As in most of Asia, the LGBT community is largely invisible; when activist Zhang Yuhan tried to register the gay rights group he founded, “Changsha Comrades Center,” in Hunan province, he was denied on account of homosexuality being “against spiritual civilization construction” and “in violation of morals.”
Zhang said that the written reply he received from the Hunan Provincial Civil Affairs Department, dated November 29, was “the first to spell out such a stance in an official document.” He told Gay Star News, “It is discrimination against homosexuality.” He also runs the news site Hunan With Love (link in Chinese); the purpose of the Changsha Comrades Center would be to spread awareness and understanding of LGBT people.
Zhang explained, “If we can civilly register, it means first we will qualify for a legal document for charity organizations. There’ll also be tax exemptions and we’ll enjoy convenience in all our activities.” Unwilling to give up, he is planning his next moves—even though other provinces might choose to follow Hunan’s example.
The written refusal Zhang received cited China’s marriage law, stating that “same-sex marriage is not recognized and therefore the… establishment of [homosexual]social organizations have no legal basis,” and the requirement that “social organizations must abide by the Constitution, laws, regulations and policies, not against social morality,” according to the translation of an article in Hunan With Love.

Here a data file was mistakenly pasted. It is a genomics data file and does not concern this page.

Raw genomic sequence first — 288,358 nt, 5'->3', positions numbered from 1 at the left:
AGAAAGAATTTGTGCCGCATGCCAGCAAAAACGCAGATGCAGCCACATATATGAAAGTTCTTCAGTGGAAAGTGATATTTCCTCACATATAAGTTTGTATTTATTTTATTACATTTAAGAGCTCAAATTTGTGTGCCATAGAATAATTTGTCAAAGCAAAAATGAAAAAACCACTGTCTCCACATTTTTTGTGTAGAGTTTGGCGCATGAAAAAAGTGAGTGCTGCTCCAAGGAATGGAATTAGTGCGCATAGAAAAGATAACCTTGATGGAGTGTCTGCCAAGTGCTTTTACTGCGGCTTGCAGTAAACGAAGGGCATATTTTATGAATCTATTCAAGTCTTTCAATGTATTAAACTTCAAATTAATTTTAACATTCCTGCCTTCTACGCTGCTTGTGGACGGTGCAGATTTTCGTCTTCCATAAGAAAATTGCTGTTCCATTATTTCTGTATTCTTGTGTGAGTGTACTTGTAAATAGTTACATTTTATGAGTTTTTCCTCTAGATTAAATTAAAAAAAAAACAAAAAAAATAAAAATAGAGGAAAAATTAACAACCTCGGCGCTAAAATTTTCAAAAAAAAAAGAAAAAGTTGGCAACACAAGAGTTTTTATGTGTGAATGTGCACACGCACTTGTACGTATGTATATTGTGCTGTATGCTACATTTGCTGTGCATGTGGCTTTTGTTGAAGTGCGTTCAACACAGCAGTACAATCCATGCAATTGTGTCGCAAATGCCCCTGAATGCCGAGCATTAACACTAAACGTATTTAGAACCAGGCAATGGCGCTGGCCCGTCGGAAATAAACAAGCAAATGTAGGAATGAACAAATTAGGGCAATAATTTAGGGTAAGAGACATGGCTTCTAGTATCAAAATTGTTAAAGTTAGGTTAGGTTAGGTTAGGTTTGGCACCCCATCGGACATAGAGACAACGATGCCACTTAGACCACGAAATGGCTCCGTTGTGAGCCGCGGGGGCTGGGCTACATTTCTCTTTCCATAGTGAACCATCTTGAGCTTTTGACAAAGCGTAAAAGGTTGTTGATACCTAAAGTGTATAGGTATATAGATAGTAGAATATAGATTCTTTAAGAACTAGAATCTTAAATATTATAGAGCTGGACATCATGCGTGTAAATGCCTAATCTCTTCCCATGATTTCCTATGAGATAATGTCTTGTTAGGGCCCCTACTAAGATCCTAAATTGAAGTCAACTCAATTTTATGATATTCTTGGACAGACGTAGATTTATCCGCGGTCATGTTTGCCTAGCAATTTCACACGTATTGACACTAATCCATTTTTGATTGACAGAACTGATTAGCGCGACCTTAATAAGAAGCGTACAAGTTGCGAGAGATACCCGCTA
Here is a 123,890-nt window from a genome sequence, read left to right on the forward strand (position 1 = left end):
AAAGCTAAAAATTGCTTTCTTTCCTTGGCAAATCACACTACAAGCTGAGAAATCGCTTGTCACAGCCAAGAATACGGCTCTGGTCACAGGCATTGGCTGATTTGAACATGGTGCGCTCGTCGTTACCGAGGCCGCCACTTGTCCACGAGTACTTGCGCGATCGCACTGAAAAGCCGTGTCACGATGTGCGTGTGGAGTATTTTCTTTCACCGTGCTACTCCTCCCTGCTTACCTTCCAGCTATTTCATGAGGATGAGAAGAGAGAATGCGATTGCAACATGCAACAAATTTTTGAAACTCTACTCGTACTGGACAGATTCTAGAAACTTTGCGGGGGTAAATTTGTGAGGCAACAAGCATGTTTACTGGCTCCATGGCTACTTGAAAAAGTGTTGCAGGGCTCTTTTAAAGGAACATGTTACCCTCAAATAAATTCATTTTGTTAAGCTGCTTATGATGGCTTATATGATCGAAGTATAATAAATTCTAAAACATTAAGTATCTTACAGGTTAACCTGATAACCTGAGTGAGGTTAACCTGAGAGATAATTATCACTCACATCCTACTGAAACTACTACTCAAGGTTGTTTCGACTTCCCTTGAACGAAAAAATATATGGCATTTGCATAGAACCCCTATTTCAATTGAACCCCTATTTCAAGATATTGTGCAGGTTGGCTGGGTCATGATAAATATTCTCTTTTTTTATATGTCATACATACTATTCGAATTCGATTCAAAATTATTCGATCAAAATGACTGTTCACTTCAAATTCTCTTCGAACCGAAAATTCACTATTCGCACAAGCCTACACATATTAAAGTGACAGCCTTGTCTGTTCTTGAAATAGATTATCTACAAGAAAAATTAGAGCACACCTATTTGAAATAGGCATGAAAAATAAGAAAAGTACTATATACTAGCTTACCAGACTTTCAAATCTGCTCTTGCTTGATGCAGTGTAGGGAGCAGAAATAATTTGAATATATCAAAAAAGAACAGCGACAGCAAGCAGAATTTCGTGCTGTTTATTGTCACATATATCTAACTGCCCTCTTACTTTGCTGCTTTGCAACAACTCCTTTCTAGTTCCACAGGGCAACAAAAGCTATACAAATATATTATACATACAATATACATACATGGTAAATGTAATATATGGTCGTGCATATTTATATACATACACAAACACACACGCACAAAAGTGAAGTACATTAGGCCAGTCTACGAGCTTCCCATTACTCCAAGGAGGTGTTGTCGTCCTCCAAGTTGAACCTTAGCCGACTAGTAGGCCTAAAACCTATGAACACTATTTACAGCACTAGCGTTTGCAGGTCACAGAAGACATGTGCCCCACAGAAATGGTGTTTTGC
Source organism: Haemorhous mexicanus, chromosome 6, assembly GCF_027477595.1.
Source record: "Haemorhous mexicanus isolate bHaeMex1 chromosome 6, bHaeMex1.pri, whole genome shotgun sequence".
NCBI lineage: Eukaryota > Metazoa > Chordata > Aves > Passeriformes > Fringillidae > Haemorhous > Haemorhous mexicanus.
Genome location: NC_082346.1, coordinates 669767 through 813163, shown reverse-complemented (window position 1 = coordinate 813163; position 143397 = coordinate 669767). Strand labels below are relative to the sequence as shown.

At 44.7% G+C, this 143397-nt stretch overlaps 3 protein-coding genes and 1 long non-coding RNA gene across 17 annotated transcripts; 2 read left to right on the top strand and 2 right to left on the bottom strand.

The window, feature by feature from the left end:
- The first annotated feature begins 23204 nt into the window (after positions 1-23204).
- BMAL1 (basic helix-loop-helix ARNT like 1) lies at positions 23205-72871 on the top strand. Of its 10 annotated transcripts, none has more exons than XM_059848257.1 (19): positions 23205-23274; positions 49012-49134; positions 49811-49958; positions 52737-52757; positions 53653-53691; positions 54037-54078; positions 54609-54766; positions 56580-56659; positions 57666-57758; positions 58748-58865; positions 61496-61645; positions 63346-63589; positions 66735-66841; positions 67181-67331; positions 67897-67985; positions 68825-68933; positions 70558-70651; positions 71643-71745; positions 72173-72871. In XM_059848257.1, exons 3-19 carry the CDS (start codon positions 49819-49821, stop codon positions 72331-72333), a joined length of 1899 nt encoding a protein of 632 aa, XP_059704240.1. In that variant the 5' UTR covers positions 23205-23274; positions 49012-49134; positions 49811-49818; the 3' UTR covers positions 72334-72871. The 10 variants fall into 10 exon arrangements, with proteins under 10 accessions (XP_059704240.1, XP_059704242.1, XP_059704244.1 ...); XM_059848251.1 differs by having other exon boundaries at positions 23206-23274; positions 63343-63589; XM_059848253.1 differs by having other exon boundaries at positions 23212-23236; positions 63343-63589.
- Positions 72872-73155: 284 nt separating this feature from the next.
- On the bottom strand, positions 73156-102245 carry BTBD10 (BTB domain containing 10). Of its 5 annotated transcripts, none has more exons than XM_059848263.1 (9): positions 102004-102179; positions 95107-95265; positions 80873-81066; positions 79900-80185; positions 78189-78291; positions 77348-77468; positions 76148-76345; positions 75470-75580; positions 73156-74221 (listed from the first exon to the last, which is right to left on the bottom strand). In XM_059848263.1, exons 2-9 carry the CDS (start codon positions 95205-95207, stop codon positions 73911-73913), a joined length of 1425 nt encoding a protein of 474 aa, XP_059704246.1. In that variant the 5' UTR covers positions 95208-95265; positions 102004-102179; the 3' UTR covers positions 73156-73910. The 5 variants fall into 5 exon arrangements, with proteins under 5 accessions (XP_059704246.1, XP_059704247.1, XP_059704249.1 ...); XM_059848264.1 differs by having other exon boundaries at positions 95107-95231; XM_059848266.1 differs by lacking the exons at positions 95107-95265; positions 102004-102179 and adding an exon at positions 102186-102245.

The article points out that whether or not same-sex marriage is legal in China is irrelevant to their right to form a social group; it also says that “according to historical records… [dating back to]ancient times,” homosexuality has long been a part of China’s social fabric, too; there is even evidence of same-sex marriage during the Qing Dynasty.
Additionally, the article reminds that China has been undergoing constant reform over the last century, and yet nowhere in the constitution or laws has there been an official, clear statement that “homosexuality [is]contrary to social morality.” For that matter, thanks in part to the internet, “more and more people have begun to accept and understand the gay community, [and]the official media have gradually been formally [reporting on]the social life of the gay community.”
The rejection came in spite of a recent pledge from the government to promote social organizations. According to Gay Star News, Beijing’s local government “normally adopts a ‘don’t tell, don’t ask’ attitude when it comes to LGBTI issues,” but Chinese federal officials are understood to be considering where (or if) to allow LGBT groups to register.
Hunan is also one of the two provinces that detained LGBT activists for questioning at their International Day Against Homophobia, Biphobia and Transphobia (IDAHO) celebration.